Yesterday, California State Senator Leland Yee was arrested on a slew of charges, from corruption to arms trafficking, at his home. Yee’s arrest comes after a multi-year sting by the FBI, which was investigating the Senator Yee and Raymond Chow, a man who was reported to be the ringleader of a Chinese syndicate.

The details of the depth of Yee’s alleged corruption are startling, if found to be fact. According to the San Jose Mercury News, “Yee was engaged in the secretive meetings, at one point telling an undercover operative with whom he was trying to cut an arms deal that he was ready to cash in on his connections in Asia if he lost his current bid to become secretary of state, according to court papers.” All of this—the firearms trafficking, money laundering, murder-for-hire, drug distribution, trafficking in contraband cigarettes and “honest services” fraud—was all allegedly done because Yee landed himself into $70,000 of debt after losing his last election and was attempting to secure political donations in return for favors—like arranging gun trading deals.

The kicker here? Yee was one of California’s most ardent advocates for government transparency, and, you guessed it, gun control. In an interview with KPIX5 in San Francisco, he said, “This is not an easy issue. But I am a father, and I want our communities to be safe, and god forbid if one of these weapons fell into the wrong hands.”

I guess he felt that the Chinese syndicate in the area weren’t such bad guys after all? Hope his children feel safe.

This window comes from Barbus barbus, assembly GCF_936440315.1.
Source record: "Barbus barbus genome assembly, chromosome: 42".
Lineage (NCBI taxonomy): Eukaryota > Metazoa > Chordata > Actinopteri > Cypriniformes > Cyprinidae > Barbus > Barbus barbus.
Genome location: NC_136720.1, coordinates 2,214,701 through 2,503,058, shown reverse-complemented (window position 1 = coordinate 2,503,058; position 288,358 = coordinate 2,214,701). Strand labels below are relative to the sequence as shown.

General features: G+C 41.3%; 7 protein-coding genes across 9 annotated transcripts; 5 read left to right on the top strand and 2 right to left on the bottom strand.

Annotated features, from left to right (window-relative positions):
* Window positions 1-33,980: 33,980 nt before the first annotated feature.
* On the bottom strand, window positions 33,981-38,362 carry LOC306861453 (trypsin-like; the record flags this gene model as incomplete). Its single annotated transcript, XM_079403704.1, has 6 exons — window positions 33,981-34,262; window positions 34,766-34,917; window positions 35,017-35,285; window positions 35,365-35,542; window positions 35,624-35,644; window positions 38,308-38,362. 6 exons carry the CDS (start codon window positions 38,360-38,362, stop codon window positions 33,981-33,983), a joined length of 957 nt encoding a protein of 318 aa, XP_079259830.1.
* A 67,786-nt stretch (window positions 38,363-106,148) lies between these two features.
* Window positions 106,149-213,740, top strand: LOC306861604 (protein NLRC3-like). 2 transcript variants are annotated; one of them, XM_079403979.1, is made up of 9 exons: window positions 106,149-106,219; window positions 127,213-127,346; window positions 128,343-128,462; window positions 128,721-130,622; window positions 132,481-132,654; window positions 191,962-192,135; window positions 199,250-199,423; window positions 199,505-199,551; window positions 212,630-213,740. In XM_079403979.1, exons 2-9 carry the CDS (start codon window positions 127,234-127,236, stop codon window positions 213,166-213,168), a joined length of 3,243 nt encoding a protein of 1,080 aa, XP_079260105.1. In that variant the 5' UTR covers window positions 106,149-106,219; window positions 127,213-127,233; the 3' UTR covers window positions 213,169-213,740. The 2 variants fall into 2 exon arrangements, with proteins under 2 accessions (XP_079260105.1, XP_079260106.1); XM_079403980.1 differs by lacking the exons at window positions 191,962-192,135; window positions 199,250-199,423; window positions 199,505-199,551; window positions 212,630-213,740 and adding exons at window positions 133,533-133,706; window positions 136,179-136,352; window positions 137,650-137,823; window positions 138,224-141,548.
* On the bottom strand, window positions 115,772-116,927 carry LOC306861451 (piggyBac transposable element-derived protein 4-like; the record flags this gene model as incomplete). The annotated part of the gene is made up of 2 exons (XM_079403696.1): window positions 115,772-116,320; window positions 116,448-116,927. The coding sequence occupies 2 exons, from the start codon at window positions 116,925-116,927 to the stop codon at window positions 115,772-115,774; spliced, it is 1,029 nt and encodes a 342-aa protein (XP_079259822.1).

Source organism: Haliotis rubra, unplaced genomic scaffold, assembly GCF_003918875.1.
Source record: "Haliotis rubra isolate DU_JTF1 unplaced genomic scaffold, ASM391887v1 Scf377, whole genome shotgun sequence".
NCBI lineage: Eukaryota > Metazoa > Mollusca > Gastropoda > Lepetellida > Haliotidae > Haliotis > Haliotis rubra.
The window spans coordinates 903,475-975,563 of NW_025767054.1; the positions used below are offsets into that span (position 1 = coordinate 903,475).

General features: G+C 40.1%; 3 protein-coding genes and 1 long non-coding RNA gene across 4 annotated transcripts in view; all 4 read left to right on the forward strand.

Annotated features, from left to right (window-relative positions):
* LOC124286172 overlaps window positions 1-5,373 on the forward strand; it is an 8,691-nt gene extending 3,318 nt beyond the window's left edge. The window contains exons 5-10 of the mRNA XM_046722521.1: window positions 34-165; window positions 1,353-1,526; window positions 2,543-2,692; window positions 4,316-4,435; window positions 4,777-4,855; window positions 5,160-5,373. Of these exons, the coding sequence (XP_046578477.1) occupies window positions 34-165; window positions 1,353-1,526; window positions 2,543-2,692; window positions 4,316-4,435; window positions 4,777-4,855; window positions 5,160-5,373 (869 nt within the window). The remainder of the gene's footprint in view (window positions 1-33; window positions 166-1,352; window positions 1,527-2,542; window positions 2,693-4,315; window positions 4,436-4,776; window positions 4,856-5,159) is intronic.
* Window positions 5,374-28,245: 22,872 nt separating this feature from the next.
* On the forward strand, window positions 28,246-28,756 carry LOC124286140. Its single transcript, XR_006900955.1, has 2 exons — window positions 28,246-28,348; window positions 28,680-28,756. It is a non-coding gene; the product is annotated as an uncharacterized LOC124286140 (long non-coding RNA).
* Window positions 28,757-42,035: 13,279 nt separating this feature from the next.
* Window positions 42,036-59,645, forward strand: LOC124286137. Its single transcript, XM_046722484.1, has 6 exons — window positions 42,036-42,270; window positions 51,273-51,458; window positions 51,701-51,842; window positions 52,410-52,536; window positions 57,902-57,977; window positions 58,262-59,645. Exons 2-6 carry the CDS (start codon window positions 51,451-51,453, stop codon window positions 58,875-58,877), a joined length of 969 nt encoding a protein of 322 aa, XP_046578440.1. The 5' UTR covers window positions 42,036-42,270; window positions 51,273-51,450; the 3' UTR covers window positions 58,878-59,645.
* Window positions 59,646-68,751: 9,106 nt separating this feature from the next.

This could really be the plot of some kind of really bad Batman film. In fact, it might have been. I could, theoretically, put on my tinfoil hat and ask just how deep the rabbit hole goes—perhaps Yee supported gun control legislation because he knew that doing so would raise the price of firearms and, thus, his lucrative backroom dealings would be more profitable. However, there is no evidence to substantiate that claim as of yet, so I’ll leave that kind of thinking to Alex Jones.

But I will say here that the kinds of offers Yee made were possible only because of the kinds of laws that he supported. Gun control activists, take note: Prohibition simply does not work, and all Yee’s arrest does is show that to be true more than it already was.

All prohibition accomplishes is that it forces the prohibited goods onto a black market which then can be traded without any kind of oversight or regulation—governmental or otherwise. Those who deal in black market goods create syndicates, like the ones Chow is rumored to have lead. In order to gain power and influence, syndicates need insiders in government. And there are always, always people like Yee who need something from them and don’t care what they have to sell to get it.

And prohibition makes that trade all the more lucrative for everyone involved. It creates a cash crop for corrupt politicians like Yee to draw from when they’re desperate, and the result is a public official who must ultimately answer to people who don’t much care for the rule of law.

Leland Yee is responsible for his own actions, but what Californians must ask themselves next is not necessarily what to do with their politician, but what to do about the laws that made what he did possible—most importantly, how to fix them.